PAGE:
Kimani, $6.50, ISBN 978-0-373-86451-5
Contemporary Romance, 2016
I’m going to be honest with you – I have no idea how to give a synopsis of this story. Of course, Provocative Attraction has a fundamental, recognizable premise. Viva Hail and Rook Lourdess are not only two of the worst romance lead character names I’ve ever come across in a while, they were also lovers, until Viva had the opportunity to be star in an actual movie rather than commercials, and Rook gives her the ultimatum: it’s either getting a job that gives her more time to give him all the TLC he is entitled to, or she can get lost. So off she goes. That was then. Today, they are back together.
That’s basically the bare premise. If you ask me, for example, why she would want to go back to him, I can only shake my head and say I have no idea. This story has practically all his and her family members and friends wanting them to get back together. Why? I mean, those two broke up, for heaven’s sake, so what makes them think that those two are somehow itching to start swapping saliva despite not having seen one another for years? Well, these people just know, because the author wants to beat the reader in the head a few times before slapping the reader hard a few more times with the fact that Viva and Rook are destined to be true loves forever. And ever.
What I get a lot in this story is the pseudo-new age gobbledygook babbling that the author tends to sprinkle liberally into her stories. I’m not against this, mind you, as sometimes the author gets the whole thing just right and the story ends up being a whimsical kind of love story. Here, however, there is no spark or passion. The author spends the entire book telling me that Viva and Rook are in love, instead of showing me. Secondary characters show up just to egg the main characters on, telling them – and me – that they are meant to be together forever. There is no discernible motivation or emotion in these people’s actions. They are all too busy insisting that I believe them when they say – repeatedly – that Viva and Rook are meant to be.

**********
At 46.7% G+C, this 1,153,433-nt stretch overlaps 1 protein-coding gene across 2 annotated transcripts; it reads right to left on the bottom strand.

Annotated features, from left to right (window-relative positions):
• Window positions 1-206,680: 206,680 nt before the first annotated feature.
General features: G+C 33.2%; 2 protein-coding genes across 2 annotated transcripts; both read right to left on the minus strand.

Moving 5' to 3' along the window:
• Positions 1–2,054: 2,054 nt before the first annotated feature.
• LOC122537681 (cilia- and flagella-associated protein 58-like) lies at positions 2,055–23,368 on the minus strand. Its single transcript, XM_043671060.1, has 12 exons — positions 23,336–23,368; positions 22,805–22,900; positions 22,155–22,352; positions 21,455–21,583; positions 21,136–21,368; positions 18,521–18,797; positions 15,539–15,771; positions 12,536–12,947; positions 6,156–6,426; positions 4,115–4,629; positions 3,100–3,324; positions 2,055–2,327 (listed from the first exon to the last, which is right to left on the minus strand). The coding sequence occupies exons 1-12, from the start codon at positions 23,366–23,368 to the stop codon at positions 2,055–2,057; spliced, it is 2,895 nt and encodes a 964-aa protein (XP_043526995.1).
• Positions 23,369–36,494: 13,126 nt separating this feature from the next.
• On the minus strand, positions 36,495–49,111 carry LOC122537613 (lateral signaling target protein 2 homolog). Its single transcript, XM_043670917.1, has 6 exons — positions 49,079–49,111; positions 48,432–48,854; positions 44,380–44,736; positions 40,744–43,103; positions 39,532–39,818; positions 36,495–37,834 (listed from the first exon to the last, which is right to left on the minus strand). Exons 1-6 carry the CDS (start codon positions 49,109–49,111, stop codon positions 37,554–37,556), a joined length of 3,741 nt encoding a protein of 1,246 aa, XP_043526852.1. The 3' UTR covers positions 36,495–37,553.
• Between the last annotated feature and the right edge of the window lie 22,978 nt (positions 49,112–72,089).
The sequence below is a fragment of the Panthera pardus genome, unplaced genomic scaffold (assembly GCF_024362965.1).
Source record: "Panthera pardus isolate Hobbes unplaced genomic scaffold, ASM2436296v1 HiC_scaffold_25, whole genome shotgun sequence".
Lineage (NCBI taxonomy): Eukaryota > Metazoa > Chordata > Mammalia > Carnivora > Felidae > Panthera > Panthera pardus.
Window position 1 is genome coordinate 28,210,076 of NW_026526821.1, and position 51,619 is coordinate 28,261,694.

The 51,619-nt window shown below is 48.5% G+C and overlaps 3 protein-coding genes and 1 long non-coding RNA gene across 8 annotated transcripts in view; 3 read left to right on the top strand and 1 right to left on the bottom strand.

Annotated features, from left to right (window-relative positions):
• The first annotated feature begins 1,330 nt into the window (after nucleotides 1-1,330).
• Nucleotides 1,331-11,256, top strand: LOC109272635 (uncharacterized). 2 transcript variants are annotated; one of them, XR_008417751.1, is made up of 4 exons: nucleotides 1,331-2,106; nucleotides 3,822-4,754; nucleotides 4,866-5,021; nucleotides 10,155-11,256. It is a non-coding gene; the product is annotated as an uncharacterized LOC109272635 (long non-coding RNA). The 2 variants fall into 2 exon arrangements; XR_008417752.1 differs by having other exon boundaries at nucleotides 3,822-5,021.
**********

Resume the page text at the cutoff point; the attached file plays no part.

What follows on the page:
Also, the author spends a lot of time painting the life in Hollywood as a horrible cesspit. As you can imagine, Viva laments that being an actress has somehow tainted her purity and made her less worthy of love or something. While the author tries to keep the whole blame game balanced – Rook never insists that he’s right in wanting Viva to get some “undemanding job” so that she can spend all her time getting him off – her insistence that Viva has somehow made the wrong decision in being an actress nonetheless puts her solidly in the wrong. So yes, Rook is right. She should have quit acting all those years ago to become his dutiful and docile girlfriend.
At any rate, Provocative Attraction is all babble, babble, babble, but I don’t see any believable romance or passion. Just so many boring twits trying to sound more profound than they actually are.